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03 Jul 2024

Evidence & Policy Call for Papers – Special Issue on Research (Mis)use and Mis/Disinformation in and around Education

Mis- and dis-information are growing problems world-wide, corrupting trust and engagement in consumer markets, media, politics, and other institutions. This issue is particularly concerning for research-driven areas that involve public policy. Education is a prime area. Not only do education policymakers seek ‘research-based’ policy, but schools themselves, while subjected to false information campaigns, are also uniquely suited as institutions that have the capacity to counter misinformation by providing fact-based learning and critical thinking skills.

Yet as a contentious area permeated by public and private interests, education has seen more than its share of mis- and dis-information, whether that be campaigns against particular curricula, mis-interpretation or mis-representation about schools’ effectiveness, attacks on non-existent practices such as the teaching of critical race theory, or false claims that schools are catering to students who identify as ‘furries’. While many such campaigns undercut public attitudes about public schools, they often serve to advance agendas for particular private interests seeking to eradicate or refashion public schools. Often, efforts to push false narratives marginalise or supplant actual research expertise with alternative sources of ‘research’ and ‘facts’.

This special issue of Evidence & Policy will focus on the topic of research use and abuse in and around education, specifically aiming to better understand causes, consequences, and remedies. We seek a range of papers that examine the multiple ways evidence is leveraged in education policy — not only ‘used’, but also the mis-use of evidence, from neglect and poorly understood to outright disinformation. Broadly, we are interested in articles that can contribute to understanding in one of three main areas in relation to research (mis)use and mis/disinformation in education:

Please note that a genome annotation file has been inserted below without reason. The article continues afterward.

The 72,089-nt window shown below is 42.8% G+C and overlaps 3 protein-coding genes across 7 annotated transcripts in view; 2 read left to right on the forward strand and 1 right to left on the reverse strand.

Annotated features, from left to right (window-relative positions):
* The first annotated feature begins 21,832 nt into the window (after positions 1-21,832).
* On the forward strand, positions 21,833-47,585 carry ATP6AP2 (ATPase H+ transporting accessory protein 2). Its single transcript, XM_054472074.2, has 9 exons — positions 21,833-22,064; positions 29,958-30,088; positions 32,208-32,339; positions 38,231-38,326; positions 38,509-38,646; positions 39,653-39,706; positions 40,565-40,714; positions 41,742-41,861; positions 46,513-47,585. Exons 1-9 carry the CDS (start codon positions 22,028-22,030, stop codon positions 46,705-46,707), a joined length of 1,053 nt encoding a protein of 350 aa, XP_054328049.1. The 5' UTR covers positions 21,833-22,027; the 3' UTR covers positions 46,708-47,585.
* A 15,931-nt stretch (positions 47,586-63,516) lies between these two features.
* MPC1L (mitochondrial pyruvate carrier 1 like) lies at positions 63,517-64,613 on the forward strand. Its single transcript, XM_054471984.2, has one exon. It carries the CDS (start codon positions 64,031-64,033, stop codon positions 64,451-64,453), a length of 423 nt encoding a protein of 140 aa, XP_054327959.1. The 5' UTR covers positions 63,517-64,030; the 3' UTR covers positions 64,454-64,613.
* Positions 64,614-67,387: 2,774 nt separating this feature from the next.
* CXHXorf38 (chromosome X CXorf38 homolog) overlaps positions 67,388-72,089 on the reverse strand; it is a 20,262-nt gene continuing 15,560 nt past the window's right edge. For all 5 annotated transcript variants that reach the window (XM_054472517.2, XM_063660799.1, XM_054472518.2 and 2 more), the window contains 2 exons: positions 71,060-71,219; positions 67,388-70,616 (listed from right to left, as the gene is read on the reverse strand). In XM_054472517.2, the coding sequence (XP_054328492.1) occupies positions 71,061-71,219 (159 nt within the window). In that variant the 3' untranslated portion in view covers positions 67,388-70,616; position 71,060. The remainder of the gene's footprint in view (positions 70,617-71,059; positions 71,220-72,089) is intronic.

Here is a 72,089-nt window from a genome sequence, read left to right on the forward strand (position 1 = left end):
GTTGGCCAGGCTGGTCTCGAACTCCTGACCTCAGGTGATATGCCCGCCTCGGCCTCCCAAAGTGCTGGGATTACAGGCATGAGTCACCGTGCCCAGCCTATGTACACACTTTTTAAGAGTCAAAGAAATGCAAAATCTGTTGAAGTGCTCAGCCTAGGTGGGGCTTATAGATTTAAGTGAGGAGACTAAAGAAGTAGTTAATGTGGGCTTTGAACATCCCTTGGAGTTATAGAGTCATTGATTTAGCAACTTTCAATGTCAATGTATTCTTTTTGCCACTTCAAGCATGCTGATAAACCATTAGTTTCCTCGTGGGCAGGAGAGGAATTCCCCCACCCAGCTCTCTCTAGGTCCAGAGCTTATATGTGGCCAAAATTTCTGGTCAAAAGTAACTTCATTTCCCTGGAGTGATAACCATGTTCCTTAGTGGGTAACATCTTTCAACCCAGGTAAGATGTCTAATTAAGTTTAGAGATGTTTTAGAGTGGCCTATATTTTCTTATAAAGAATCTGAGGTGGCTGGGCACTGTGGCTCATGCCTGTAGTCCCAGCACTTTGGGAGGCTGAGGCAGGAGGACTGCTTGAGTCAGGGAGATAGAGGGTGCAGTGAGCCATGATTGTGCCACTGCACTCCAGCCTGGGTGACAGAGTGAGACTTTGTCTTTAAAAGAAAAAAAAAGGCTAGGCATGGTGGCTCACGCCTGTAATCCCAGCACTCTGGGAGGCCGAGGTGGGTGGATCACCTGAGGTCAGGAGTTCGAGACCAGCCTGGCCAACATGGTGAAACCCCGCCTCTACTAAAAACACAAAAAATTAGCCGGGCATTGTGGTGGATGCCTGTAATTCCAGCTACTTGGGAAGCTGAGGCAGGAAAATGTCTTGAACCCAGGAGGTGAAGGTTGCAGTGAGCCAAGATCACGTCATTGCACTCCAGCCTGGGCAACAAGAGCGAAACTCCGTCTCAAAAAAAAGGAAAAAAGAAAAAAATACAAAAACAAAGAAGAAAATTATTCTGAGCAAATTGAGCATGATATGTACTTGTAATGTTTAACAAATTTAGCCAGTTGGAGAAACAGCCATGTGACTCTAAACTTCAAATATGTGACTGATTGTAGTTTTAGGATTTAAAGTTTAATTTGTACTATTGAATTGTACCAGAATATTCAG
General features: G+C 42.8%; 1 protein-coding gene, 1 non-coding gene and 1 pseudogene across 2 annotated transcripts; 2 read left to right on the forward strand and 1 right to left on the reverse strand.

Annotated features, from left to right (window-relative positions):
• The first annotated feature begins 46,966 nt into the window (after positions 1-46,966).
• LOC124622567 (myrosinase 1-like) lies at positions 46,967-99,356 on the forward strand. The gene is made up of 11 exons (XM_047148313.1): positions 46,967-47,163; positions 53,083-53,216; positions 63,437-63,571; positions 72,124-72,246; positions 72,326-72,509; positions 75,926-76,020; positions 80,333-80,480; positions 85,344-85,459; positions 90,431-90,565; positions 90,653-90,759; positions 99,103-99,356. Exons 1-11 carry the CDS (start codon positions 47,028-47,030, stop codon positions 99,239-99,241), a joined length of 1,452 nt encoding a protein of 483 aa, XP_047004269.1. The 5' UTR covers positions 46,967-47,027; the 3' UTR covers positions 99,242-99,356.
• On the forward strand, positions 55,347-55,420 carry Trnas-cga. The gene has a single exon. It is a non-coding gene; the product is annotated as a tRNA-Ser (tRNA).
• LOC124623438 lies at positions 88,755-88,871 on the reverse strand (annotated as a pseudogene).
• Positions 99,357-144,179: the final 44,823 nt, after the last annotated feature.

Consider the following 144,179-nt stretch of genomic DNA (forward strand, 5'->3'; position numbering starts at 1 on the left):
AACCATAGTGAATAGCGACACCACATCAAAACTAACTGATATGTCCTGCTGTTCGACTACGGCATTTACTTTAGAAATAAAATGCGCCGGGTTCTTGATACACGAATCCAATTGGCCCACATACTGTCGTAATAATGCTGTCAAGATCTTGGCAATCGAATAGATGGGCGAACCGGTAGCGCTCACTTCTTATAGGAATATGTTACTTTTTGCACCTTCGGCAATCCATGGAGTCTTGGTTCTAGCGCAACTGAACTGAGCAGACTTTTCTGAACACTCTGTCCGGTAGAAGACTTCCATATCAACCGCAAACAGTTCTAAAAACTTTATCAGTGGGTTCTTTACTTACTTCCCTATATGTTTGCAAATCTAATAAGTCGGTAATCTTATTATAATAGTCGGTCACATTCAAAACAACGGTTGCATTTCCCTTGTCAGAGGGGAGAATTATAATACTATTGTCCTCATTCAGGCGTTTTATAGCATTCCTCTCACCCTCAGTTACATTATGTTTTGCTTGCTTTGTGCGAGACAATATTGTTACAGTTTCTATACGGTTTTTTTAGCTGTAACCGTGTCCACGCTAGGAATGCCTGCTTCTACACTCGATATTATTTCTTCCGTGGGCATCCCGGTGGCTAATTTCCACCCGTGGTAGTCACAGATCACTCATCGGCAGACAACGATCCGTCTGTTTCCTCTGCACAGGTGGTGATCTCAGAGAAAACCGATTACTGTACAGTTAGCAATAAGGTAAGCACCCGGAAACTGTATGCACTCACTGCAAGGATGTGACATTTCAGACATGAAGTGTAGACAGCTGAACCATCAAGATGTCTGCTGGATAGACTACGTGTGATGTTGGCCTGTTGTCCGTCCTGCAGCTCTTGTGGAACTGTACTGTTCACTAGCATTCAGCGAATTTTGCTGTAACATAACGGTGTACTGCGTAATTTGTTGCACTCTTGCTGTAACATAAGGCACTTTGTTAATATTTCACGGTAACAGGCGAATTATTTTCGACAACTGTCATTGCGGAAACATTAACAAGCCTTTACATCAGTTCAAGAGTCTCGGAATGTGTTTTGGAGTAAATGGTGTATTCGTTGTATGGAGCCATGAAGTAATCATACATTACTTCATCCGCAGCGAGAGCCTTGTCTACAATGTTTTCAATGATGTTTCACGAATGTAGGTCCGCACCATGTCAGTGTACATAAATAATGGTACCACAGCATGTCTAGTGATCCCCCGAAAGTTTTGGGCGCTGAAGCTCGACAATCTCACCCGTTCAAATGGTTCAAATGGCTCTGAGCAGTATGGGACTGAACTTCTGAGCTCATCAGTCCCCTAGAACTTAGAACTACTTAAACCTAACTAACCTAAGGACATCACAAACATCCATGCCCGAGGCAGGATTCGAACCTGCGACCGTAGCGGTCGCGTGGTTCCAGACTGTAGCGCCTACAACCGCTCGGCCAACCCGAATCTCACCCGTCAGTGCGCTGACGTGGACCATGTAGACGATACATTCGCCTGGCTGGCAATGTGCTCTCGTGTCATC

1. Causes (or Contributors) — e.g., analyses focused on:

  • historical context and precedents
  • actors and networks in the education landscape
  • political economy, network ethnography, policy sociology analyses of evidence/knowledge
  • analyses of the role of knowledge brokers and intermediaries
  • analyses of new and social media as a cause or contributor
  • analyses or comparative analyses of research (mis)use within or across topic areas or within/across contexts
  • evidence in education: supply-side or demand-side analysis

2. Consequences — e.g., analyses focused on:

  • teachers’ experiences or challenges in relation to research (mis)use and/or misinformation
  • educational leaders’ (e.g., principals’ or superintendents’) experiences with and navigation of misinformation in their local communities/jurisdictions
  • impacts on students
  • politicians’ and policymakers’ exposure to and responses to mis- and disinformation
  • examinations of effects of research (mis)use or misinformation on teaching, learning, policy, discourse, public perceptions of education, etc.

3. Remedies—e.g., analyses focused on:

  • successful interventions to reduce research (mis)use and/or to navigate mis/disinformation
  • contexts in which specific strategies have been put into place
  • social, policy, and/or legal remedies

Deadline: Interested authors should send a 300-word abstract to Special Issue Editors Dr Joel Malin ( and Dr Chris Lubienski ( by 30 September 2024. Invitations for full paper submissions will be sent in mid-October, and full papers will be due by April 2025.

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